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SML first responders use new tool to protect themselves from electric shock

They're warning people about electricity in the water around docks

MONETA, Va. – First responders are warning about a big problem in the water that's completely invisible and could be deadly.

"You can't see... (but) as soon as you get in the water, you get hit with the electricity" SML Marine Volunteer Fire Rescue Firefighter Neil Harrington said.

That's what Smith Mountain Lake Marine Volunteer Fire Rescue crews say they're seeing at some docks around the lake.

"I'm sure there's a lot of facilities around the lake that were wired back 50 years ago or 30 years ago that probably need to upgrade their wiring," Harrington said.

Infrastructure deteriorates over time, exposing wires and potentially putting electric current into the water.

"Typically what you'll feel is a tingling sensation, which is the only warning that you get as you're approaching the source of the electricity. If you were to go in right at the source of electricity, you'll be electrocuted instantly," Harrington said.

That's why Harrington is using a new device, which detects electricity flowing through the water.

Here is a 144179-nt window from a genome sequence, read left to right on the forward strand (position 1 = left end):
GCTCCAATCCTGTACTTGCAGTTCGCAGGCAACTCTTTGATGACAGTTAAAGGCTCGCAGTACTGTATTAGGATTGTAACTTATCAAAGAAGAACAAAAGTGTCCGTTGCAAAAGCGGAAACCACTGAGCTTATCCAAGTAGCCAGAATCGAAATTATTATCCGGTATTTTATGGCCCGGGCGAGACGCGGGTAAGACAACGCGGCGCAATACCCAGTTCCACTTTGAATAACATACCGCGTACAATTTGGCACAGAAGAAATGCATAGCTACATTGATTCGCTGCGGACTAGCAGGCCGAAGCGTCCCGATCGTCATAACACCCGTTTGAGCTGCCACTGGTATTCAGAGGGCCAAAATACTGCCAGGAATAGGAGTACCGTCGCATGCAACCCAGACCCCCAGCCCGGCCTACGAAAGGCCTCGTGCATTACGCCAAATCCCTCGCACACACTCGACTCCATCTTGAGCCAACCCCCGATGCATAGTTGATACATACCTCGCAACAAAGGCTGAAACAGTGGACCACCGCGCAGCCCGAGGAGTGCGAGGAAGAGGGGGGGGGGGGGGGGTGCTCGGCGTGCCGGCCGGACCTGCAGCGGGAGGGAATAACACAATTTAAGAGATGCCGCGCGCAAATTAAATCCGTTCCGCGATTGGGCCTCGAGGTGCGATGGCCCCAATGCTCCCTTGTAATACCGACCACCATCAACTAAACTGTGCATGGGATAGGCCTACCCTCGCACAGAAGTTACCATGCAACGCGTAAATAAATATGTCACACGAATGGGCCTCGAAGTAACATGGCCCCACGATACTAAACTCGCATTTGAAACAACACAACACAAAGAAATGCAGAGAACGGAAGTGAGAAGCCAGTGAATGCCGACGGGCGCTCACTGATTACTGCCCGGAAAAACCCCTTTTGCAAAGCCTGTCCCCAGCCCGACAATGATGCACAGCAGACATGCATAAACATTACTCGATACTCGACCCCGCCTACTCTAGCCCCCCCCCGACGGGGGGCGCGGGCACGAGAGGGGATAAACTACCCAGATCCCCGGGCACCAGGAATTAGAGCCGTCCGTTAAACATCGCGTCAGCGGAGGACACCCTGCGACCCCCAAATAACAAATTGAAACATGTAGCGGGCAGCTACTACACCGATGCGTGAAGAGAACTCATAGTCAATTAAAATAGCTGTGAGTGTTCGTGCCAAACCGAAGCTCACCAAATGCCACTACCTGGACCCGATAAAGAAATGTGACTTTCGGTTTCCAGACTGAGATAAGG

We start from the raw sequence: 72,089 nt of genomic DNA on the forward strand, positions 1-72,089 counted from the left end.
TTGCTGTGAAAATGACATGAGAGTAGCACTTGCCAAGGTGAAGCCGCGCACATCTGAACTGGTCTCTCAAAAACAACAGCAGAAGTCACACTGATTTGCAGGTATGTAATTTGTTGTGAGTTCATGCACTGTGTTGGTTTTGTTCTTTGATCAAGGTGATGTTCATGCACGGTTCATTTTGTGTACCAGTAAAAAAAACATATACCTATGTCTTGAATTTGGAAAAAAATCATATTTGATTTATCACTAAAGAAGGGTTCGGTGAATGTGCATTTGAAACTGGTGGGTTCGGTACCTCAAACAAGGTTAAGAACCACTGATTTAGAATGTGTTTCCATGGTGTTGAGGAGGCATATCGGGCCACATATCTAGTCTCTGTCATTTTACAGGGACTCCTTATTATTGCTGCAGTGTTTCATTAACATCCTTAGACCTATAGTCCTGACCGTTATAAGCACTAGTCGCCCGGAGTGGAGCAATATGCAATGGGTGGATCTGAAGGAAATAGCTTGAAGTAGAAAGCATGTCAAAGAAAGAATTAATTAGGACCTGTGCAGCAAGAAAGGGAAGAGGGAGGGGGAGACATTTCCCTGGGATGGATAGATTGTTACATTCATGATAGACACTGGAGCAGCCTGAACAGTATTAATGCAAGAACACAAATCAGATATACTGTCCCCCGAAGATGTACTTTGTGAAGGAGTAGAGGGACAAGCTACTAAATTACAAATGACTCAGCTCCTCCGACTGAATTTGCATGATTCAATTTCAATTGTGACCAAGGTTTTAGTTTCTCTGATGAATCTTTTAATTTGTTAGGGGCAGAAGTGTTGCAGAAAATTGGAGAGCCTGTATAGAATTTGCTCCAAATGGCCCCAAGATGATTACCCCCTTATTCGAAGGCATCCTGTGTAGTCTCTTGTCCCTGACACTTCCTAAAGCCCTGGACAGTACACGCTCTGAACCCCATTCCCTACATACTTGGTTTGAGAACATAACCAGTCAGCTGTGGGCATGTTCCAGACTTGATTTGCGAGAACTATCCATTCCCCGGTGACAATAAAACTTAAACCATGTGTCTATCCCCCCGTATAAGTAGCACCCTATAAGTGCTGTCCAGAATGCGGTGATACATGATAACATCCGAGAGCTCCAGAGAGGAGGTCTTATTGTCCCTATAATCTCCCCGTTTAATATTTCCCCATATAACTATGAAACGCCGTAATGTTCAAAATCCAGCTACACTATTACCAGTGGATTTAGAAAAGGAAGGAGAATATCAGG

“Any amount of electricity is too much for me. I don't want to come into contact with electricity and the water," Harrington said.

He showed WSLS 10 how it works. As soon as the boat hits the water, the device instantly detects the current.

“It’s a life-or-death issue,” SML Marine Volunteer Fire Rescue President Tom Lovegrove said.

The Electric Shock Drowning Association reports 84 cases since 1986, but says many go unreported because people don't know about it.

“We do know electricity will kill you and we do know that we need to be conscious of that and when you're swimming in a pool or you're swimming in the lake, the last thing you're thinking about is something like that... we really don't want you to think about that and the only thing preventing you from thinking about that is monitoring," Lovegrove said.

To find out how you can protect your dock, contact the Smith Mountain Lake Marine Volunteer Fire Rescue Department or reach out to an electrician.